It sometimes happened, that an ambitious spirit would petition the Emperor to grant him the honour and power of a metropolitan in the Church, when yet the province to which he belonged had but one metropolis in the State; which was so contrary to the foresaid rule of the Church, that the great Council of Chalcedon 11 made it deposition for any bishop to attempt it. But on the other hand, if the Emperor thought fit to divide a province into two, and erect a new metropolis in the second part; then the Church many times allowed the bishop of the new metropolis to become a metropolitan in the Church also. By this means Tyana, in Cappadocia, came to be a metropolitical see, as well as Cæsarea, because the province was divided into two by imperial edict. And the like happened upon the division of many other provinces, Galatia, Pamphylia, &c.; as may be seen in the Notitia of the Church, which follows in the end of this Book. The canons of the Church were made to favour this practice in the erection of new bishoprics also. For the Council of Chalcedon has another canon 12 which says, “that if the imperial power made any

, innovation in the precincts or parishes belonging to any city, then the state of the Church-precincts might be altered in conformity to the alterations that were made in the political and civil State.' Which canon is repeated and confirmed in the Council of Trullo 13. So that if any place was advanced

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tus apud nos honore certabant, a τοιούτον τολμάσθαι παρά επισκόπο sancta synodo definitum est, ut qui [al. ÉTTLOKÓTWV]: éteà Tòv toutą ériex eis comprobaverit [al. approbave- χειρούντα εκπίπτειν του οικείου βαθrit] suam civitatem esse metropolim, uoù. is totius provinciæ honorem prima- 12 C. 17. (ibid. p. 763 c.) EČ TIS tus obtineat, et ipse juxta præ- ék Baoidikis é covoias ékalvioon Tróceptum canonum ordinationum ha- λις, ή αυθις καινισθείη, τους πολιτικούς beat potestatem,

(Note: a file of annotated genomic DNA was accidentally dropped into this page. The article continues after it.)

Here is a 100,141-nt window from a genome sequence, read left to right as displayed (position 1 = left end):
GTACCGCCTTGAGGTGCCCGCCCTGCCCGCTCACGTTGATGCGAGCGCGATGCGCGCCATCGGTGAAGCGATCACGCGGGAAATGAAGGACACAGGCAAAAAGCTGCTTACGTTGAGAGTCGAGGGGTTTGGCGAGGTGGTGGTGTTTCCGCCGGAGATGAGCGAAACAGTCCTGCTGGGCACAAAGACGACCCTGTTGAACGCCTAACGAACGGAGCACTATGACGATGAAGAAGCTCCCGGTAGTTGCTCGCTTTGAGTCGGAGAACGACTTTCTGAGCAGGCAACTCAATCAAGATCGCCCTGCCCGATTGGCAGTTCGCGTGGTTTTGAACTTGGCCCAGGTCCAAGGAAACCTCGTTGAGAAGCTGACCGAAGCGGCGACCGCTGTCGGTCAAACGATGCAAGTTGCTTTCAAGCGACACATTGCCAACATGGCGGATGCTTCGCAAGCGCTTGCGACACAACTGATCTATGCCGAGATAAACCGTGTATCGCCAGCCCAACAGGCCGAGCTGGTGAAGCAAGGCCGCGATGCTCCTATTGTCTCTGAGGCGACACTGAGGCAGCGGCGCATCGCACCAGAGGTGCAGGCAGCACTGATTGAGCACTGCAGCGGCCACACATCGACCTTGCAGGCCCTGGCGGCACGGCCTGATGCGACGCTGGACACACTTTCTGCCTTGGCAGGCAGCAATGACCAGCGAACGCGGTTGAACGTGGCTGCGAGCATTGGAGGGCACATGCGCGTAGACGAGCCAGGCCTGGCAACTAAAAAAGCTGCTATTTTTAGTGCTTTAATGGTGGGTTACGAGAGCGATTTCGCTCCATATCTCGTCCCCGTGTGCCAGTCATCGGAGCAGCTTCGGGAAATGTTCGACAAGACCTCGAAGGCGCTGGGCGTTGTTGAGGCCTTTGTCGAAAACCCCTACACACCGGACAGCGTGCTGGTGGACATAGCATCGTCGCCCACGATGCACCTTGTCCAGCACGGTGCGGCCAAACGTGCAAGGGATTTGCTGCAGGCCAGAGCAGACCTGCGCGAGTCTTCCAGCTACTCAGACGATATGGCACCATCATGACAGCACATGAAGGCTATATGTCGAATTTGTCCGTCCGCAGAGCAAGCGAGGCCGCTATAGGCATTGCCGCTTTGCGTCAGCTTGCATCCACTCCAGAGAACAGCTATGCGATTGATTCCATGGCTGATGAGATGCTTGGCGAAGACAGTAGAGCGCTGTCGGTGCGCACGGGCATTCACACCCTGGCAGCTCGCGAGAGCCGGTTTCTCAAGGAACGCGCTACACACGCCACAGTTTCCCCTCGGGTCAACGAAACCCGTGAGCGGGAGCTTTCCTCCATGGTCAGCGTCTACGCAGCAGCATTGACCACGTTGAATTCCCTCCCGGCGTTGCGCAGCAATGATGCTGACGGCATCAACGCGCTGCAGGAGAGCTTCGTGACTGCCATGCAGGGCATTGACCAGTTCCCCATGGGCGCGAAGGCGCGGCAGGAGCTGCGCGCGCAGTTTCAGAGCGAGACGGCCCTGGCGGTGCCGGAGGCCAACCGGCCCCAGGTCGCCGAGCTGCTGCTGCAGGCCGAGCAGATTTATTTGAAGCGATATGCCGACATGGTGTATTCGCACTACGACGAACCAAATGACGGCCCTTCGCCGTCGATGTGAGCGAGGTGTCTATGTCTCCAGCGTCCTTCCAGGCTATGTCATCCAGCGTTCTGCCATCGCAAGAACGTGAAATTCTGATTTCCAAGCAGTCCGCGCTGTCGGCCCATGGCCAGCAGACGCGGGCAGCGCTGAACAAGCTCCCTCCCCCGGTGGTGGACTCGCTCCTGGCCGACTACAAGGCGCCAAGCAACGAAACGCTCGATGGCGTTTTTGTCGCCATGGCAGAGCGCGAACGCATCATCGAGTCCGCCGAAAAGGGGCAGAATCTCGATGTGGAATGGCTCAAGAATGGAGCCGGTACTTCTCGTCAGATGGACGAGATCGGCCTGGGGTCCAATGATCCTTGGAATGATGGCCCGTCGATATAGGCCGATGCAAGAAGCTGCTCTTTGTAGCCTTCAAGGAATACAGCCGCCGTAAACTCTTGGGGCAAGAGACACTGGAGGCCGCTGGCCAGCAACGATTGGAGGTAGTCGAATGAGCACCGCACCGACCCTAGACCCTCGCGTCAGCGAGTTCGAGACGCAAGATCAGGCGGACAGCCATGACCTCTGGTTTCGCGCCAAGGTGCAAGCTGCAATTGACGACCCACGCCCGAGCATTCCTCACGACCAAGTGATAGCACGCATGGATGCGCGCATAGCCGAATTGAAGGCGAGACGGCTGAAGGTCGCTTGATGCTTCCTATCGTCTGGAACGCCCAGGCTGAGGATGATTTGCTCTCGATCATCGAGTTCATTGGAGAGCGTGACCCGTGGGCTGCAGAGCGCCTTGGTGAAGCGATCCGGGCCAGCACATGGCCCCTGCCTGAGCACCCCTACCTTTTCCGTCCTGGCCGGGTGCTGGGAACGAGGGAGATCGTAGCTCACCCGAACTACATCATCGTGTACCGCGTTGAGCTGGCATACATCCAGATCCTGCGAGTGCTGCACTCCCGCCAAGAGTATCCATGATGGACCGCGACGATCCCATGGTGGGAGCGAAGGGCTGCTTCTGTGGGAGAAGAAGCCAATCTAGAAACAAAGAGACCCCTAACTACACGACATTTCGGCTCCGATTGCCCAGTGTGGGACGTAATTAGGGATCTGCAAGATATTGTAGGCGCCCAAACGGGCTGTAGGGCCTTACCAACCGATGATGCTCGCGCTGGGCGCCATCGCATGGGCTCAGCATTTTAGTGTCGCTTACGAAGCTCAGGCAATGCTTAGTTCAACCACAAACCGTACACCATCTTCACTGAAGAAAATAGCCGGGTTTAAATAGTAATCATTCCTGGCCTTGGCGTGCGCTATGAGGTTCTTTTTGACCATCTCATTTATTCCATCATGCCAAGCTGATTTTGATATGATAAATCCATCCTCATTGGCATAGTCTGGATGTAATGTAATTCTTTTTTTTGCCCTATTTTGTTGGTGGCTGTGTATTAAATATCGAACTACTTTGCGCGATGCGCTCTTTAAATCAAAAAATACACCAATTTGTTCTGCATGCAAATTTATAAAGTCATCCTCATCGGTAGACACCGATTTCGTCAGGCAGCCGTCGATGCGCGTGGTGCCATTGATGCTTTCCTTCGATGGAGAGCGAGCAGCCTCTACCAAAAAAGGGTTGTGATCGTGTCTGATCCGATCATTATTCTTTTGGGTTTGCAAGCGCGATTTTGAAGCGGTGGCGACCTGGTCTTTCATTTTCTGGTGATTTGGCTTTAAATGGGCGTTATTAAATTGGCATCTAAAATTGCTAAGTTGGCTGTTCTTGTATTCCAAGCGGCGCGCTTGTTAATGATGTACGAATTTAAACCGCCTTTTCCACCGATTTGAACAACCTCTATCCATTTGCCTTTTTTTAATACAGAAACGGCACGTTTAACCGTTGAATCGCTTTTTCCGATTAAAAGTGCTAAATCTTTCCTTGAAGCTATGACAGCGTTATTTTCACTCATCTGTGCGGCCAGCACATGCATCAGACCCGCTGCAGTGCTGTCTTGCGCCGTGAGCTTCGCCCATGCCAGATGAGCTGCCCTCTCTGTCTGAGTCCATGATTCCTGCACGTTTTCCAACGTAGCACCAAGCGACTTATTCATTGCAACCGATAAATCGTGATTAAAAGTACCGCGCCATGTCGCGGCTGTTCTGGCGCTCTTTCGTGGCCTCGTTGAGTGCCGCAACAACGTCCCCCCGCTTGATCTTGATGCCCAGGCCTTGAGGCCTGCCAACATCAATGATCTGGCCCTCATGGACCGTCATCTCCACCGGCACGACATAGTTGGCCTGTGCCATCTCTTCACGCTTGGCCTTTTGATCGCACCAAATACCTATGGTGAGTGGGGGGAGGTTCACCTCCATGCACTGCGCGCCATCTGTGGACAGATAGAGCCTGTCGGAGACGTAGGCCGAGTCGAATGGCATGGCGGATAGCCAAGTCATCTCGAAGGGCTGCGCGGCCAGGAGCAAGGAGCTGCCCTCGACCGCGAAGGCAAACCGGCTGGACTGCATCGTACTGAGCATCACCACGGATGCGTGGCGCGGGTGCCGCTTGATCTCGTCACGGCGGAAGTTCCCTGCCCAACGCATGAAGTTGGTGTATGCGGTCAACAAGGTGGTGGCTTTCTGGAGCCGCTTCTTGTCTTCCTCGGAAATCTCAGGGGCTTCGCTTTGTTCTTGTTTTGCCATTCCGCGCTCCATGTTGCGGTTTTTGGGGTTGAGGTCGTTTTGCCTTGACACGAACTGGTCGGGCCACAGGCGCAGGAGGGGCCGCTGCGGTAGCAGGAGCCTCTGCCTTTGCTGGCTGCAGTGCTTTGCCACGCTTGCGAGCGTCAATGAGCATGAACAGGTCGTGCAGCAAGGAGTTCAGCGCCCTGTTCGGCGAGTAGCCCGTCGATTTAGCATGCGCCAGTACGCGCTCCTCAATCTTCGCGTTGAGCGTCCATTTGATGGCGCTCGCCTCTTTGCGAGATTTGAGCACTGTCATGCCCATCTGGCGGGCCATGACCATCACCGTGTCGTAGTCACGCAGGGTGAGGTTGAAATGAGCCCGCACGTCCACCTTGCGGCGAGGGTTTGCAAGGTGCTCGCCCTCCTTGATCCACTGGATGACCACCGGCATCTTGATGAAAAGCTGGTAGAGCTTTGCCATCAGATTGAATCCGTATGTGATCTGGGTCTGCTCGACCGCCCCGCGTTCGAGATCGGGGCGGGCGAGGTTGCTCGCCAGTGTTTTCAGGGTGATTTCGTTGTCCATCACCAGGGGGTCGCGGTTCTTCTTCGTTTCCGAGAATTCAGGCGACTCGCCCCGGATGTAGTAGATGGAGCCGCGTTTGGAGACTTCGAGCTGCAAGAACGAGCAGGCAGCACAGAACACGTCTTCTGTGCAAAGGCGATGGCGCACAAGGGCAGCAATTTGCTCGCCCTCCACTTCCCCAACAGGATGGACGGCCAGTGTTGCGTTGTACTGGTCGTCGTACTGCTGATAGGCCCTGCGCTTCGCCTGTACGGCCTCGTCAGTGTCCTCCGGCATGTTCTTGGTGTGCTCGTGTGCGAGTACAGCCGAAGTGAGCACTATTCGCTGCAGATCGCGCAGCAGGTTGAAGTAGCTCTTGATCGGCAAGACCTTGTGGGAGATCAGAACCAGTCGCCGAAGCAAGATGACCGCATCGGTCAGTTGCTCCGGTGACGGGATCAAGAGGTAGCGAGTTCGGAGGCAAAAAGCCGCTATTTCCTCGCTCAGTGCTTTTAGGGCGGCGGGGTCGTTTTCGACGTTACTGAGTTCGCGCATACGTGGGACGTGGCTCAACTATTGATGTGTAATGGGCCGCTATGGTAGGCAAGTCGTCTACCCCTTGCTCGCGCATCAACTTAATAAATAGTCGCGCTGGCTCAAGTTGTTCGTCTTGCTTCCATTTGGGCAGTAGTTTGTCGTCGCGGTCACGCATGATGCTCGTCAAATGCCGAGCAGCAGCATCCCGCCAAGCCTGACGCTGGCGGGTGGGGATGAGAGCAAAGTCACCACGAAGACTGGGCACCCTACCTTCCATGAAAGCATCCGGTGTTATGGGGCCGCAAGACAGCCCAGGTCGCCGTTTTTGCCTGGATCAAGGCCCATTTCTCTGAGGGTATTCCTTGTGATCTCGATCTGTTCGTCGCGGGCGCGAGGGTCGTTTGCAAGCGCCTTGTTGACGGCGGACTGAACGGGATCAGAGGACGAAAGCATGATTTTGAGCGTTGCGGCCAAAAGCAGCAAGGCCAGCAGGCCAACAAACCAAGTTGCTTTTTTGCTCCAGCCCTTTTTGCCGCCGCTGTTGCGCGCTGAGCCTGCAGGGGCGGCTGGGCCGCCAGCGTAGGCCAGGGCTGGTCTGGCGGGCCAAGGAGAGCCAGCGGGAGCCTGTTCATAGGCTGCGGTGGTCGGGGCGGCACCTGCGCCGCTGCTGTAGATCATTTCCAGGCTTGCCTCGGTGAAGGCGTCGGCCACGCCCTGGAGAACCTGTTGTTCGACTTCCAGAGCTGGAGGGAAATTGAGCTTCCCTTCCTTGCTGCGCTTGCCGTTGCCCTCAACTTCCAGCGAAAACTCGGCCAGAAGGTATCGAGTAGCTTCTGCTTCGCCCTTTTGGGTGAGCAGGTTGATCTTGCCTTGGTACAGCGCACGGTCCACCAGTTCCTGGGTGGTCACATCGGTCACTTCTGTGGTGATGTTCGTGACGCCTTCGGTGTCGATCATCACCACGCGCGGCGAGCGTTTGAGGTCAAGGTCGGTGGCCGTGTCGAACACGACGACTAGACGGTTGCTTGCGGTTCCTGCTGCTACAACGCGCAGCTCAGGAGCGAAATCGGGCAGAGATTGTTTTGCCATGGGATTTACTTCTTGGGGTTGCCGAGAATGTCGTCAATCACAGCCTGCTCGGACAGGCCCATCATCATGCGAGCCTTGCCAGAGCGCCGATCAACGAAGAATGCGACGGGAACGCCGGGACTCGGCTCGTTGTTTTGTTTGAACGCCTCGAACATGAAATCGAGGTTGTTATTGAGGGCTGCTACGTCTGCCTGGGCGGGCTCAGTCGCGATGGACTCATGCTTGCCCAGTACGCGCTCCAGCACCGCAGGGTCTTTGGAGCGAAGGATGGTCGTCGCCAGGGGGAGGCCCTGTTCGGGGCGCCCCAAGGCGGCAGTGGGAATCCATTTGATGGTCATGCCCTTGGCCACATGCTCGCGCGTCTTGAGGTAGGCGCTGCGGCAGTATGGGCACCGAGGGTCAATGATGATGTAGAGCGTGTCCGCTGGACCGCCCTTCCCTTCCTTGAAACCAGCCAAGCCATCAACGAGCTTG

και δημοσίους τύπους και των εκκλη11 C. 12. (t. 4. p. 762 b.) Ηλθεν σιαστικών παροικιών ή τάξις ακολουεις ημάς, ώς τινες παρά τους εκκλη- θείτω. σιαστικούς θεσμούς προσδραμόντες 13 C. 38. (t. 6. p. 1159 d.) Τον εκ δυναστείαις, διά πραγματικών βασιλι- των πατέρων τιθέντα κανόνα και ημείς κών, την μίαν επαρχίαν εις δύο κατέ- παραφυλάττομεν, τον ούτω διαγορεύτεμον, ως εκ τούτου δύο μητροπολίτας οντα Εί τις έκ βασιλικής εξουσίας, είναι εν τη αυτή επαρχία: ώρισε τοί- K. 7. . as in C. Chalced. reading νυν η αγία σύνοδος, του λοιπού μηδέν πραγμάτων instead of παροικιών.

to the privilege of a city, and governed by a civil magistracy of its own, which was not so before, it might then also be freed from the ecclesiastical jurisdiction of its former bishop, and be governed by one of its own, Thus when Maiuma, in Palestine, a dependant on Gaza, was advanced by Constantine to the privilege of a city, and governed by a magistracy of its own; that was presently followed with the erection of a new bishop's see, which continued ever after, notwithstanding that Julian in spite to Christianity disfranchised the city, and annexed it to Gaza again. Sozomen is our author for this; and he adds further 14, “that in his time the bishop of Gaza, upon a vacancy of Maiuma, laying claim to it as only an appendage of his own city, and pleading, that one city ought not to have two bishops, the cause came to a hearing before a provincial synod, which determined in favour of the Maiumitans, and ordained them another bishop: for they thought it not proper, that they, who for their piety had obtained the privilege of being made a city, and were only deprived of their right by the envy of a pagan prince, should lose their other rights, which concerned the priesthood and the Church.' So it always continued an episcopal see, and has its place among the rest in the Notitia of the Church. The like may be observed of Emmaus, which at first was but a village belonging to the diocese and city of Jerusalem.